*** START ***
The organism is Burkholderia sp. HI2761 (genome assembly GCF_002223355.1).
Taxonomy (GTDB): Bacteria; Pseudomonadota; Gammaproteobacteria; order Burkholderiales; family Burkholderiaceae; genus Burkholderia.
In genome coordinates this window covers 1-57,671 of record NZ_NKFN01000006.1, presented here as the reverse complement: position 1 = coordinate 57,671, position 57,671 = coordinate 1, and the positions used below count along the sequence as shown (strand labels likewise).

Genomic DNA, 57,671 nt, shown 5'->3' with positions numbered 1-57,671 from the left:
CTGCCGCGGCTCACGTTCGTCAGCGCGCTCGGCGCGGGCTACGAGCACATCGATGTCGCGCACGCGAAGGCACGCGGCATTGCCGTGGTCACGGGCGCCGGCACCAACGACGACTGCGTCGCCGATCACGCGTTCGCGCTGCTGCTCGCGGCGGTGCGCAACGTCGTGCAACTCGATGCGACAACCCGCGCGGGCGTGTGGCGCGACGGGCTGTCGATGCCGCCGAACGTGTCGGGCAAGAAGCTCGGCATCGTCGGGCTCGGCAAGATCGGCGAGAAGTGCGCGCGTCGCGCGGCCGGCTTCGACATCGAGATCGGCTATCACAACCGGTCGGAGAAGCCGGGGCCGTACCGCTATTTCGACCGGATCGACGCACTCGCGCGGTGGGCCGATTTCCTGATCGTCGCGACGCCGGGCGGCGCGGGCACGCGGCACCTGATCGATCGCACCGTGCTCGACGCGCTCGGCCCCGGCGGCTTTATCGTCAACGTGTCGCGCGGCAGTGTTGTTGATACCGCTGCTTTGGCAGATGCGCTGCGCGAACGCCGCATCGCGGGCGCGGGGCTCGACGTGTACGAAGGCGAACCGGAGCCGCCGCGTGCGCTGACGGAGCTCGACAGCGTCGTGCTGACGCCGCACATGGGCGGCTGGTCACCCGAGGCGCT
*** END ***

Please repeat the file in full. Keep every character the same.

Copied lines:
The organism is Burkholderia sp. HI2761 (genome assembly GCF_002223355.1).
Taxonomy (GTDB): Bacteria; Pseudomonadota; Gammaproteobacteria; order Burkholderiales; family Burkholderiaceae; genus Burkholderia.
In genome coordinates this window covers 1-57,671 of record NZ_NKFN01000006.1, presented here as the reverse complement: position 1 = coordinate 57,671, position 57,671 = coordinate 1, and the positions used below count along the sequence as shown (strand labels likewise).

Genomic DNA, 57,671 nt, shown 5'->3' with positions numbered 1-57,671 from the left:
CTGCCGCGGCTCACGTTCGTCAGCGCGCTCGGCGCGGGCTACGAGCACATCGATGTCGCGCACGCGAAGGCACGCGGCATTGCCGTGGTCACGGGCGCCGGCACCAACGACGACTGCGTCGCCGATCACGCGTTCGCGCTGCTGCTCGCGGCGGTGCGCAACGTCGTGCAACTCGATGCGACAACCCGCGCGGGCGTGTGGCGCGACGGGCTGTCGATGCCGCCGAACGTGTCGGGCAAGAAGCTCGGCATCGTCGGGCTCGGCAAGATCGGCGAGAAGTGCGCGCGTCGCGCGGCCGGCTTCGACATCGAGATCGGCTATCACAACCGGTCGGAGAAGCCGGGGCCGTACCGCTATTTCGACCGGATCGACGCACTCGCGCGGTGGGCCGATTTCCTGATCGTCGCGACGCCGGGCGGCGCGGGCACGCGGCACCTGATCGATCGCACCGTGCTCGACGCGCTCGGCCCCGGCGGCTTTATCGTCAACGTGTCGCGCGGCAGTGTTGTTGATACCGCTGCTTTGGCAGATGCGCTGCGCGAACGCCGCATCGCGGGCGCGGGGCTCGACGTGTACGAAGGCGAACCGGAGCCGCCGCGTGCGCTGACGGAGCTCGACAGCGTCGTGCTGACGCCGCACATGGGCGGCTGGTCACCCGAGGCGCT